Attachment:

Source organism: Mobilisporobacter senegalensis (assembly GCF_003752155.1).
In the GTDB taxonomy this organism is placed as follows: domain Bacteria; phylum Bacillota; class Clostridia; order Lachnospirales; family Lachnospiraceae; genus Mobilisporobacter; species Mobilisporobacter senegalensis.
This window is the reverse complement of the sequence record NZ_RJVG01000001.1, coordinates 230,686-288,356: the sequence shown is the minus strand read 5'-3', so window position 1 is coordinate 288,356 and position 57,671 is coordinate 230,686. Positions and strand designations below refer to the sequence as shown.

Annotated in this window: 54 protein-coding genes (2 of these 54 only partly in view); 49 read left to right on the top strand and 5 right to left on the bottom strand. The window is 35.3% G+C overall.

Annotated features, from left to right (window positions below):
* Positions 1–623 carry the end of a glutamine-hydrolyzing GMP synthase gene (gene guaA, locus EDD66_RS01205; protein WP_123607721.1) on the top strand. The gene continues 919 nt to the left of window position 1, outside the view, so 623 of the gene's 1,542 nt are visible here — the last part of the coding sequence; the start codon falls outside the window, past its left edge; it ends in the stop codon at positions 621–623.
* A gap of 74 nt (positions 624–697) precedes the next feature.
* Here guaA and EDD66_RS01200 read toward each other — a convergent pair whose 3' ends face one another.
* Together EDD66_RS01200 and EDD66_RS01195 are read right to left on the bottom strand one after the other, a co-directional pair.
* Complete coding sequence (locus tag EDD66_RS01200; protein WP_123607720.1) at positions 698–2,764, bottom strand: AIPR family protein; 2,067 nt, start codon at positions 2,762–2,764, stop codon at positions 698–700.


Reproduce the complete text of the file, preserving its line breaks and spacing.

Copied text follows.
Source organism: Mobilisporobacter senegalensis (assembly GCF_003752155.1).
In the GTDB taxonomy this organism is placed as follows: domain Bacteria; phylum Bacillota; class Clostridia; order Lachnospirales; family Lachnospiraceae; genus Mobilisporobacter; species Mobilisporobacter senegalensis.
This window is the reverse complement of the sequence record NZ_RJVG01000001.1, coordinates 230,686-288,356: the sequence shown is the minus strand read 5'-3', so window position 1 is coordinate 288,356 and position 57,671 is coordinate 230,686. Positions and strand designations below refer to the sequence as shown.

Annotated in this window: 54 protein-coding genes (2 of these 54 only partly in view); 49 read left to right on the top strand and 5 right to left on the bottom strand. The window is 35.3% G+C overall.

Annotated features, from left to right (window positions below):
* Positions 1–623 carry the end of a glutamine-hydrolyzing GMP synthase gene (gene guaA, locus EDD66_RS01205; protein WP_123607721.1) on the top strand. The gene continues 919 nt to the left of window position 1, outside the view, so 623 of the gene's 1,542 nt are visible here — the last part of the coding sequence; the start codon falls outside the window, past its left edge; it ends in the stop codon at positions 621–623.
* A gap of 74 nt (positions 624–697) precedes the next feature.
* Here guaA and EDD66_RS01200 read toward each other — a convergent pair whose 3' ends face one another.
* Together EDD66_RS01200 and EDD66_RS01195 are read right to left on the bottom strand one after the other, a co-directional pair.
* Complete coding sequence (locus tag EDD66_RS01200; protein WP_123607720.1) at positions 698–2,764, bottom strand: AIPR family protein; 2,067 nt, start codon at positions 2,762–2,764, stop codon at positions 698–700.